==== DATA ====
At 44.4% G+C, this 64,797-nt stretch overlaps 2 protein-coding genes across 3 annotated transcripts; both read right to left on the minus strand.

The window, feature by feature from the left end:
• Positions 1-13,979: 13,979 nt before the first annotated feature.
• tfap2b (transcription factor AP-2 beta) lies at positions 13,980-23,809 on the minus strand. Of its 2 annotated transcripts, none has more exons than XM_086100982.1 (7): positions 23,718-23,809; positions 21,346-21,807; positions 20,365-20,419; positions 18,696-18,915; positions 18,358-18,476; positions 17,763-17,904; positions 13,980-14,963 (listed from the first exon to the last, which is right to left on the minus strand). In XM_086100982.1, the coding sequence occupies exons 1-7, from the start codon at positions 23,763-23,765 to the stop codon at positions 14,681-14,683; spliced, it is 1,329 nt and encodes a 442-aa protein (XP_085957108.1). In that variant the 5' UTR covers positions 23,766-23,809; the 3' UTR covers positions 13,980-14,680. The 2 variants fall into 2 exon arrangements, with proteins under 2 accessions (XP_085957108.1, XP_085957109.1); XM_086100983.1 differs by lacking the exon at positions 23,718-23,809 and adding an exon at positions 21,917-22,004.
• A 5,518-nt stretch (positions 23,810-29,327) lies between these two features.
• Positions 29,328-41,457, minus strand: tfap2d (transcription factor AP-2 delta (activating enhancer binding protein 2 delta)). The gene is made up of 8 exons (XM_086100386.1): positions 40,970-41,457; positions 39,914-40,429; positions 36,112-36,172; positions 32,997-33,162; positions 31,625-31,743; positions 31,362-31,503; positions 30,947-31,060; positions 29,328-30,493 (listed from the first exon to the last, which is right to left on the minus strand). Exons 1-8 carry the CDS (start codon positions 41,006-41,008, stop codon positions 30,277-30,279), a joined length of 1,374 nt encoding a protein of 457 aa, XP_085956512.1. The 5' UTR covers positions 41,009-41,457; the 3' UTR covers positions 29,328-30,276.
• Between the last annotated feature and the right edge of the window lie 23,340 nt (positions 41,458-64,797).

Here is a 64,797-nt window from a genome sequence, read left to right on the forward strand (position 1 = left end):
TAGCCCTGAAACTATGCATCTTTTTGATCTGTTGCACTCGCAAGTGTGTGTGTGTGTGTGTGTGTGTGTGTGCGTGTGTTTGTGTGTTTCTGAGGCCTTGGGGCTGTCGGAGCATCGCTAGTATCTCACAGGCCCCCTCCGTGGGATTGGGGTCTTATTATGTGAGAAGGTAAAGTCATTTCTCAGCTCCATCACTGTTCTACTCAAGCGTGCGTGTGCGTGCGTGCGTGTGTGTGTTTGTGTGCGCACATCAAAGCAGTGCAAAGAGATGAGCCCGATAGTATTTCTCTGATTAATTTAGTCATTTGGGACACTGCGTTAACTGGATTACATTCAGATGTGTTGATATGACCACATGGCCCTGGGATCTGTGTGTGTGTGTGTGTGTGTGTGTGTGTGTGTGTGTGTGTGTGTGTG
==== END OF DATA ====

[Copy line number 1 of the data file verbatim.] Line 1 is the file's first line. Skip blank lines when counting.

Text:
At 44.4% G+C, this 64,797-nt stretch overlaps 2 protein-coding genes across 3 annotated transcripts; both read right to left on the minus strand.